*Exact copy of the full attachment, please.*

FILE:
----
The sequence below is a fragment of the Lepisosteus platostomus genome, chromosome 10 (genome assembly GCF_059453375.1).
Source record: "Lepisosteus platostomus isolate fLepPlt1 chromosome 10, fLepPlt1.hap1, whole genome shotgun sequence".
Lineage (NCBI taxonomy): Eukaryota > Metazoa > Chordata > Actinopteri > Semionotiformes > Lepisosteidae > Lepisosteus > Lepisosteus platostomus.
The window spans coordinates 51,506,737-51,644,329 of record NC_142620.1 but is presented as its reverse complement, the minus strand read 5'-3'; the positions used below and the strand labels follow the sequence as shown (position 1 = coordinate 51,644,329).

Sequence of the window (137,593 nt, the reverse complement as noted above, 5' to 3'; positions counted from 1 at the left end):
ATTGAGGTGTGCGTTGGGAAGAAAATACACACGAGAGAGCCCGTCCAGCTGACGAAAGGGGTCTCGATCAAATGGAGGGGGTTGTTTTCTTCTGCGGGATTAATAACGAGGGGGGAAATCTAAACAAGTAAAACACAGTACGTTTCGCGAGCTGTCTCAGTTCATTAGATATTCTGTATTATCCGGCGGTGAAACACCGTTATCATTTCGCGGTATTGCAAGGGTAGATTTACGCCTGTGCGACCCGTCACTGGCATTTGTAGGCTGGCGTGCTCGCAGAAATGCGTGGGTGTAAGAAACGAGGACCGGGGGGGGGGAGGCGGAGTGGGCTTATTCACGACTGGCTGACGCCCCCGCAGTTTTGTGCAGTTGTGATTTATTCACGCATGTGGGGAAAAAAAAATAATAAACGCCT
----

The sequence below is a fragment of the Lepisosteus platostomus genome, chromosome 10 (genome assembly GCF_059453375.1).
Source record: "Lepisosteus platostomus isolate fLepPlt1 chromosome 10, fLepPlt1.hap1, whole genome shotgun sequence".
Lineage (NCBI taxonomy): Eukaryota > Metazoa > Chordata > Actinopteri > Semionotiformes > Lepisosteidae > Lepisosteus > Lepisosteus platostomus.
The window spans coordinates 51,506,737-51,644,329 of record NC_142620.1 but is presented as its reverse complement, the minus strand read 5'-3'; the positions used below and the strand labels follow the sequence as shown (position 1 = coordinate 51,644,329).

Sequence of the window (137,593 nt, the reverse complement as noted above, 5' to 3'; positions counted from 1 at the left end):
ATTGAGGTGTGCGTTGGGAAGAAAATACACACGAGAGAGCCCGTCCAGCTGACGAAAGGGGTCTCGATCAAATGGAGGGGGTTGTTTTCTTCTGCGGGATTAATAACGAGGGGGGAAATCTAAACAAGTAAAACACAGTACGTTTCGCGAGCTGTCTCAGTTCATTAGATATTCTGTATTATCCGGCGGTGAAACACCGTTATCATTTCGCGGTATTGCAAGGGTAGATTTACGCCTGTGCGACCCGTCACTGGCATTTGTAGGCTGGCGTGCTCGCAGAAATGCGTGGGTGTAAGAAACGAGGACCGGGGGGGGGGAGGCGGAGTGGGCTTATTCACGACTGGCTGACGCCCCCGCAGTTTTGTGCAGTTGTGATTTATTCACGCATGTGGGGAAAAAAAAATAATAAACGCCT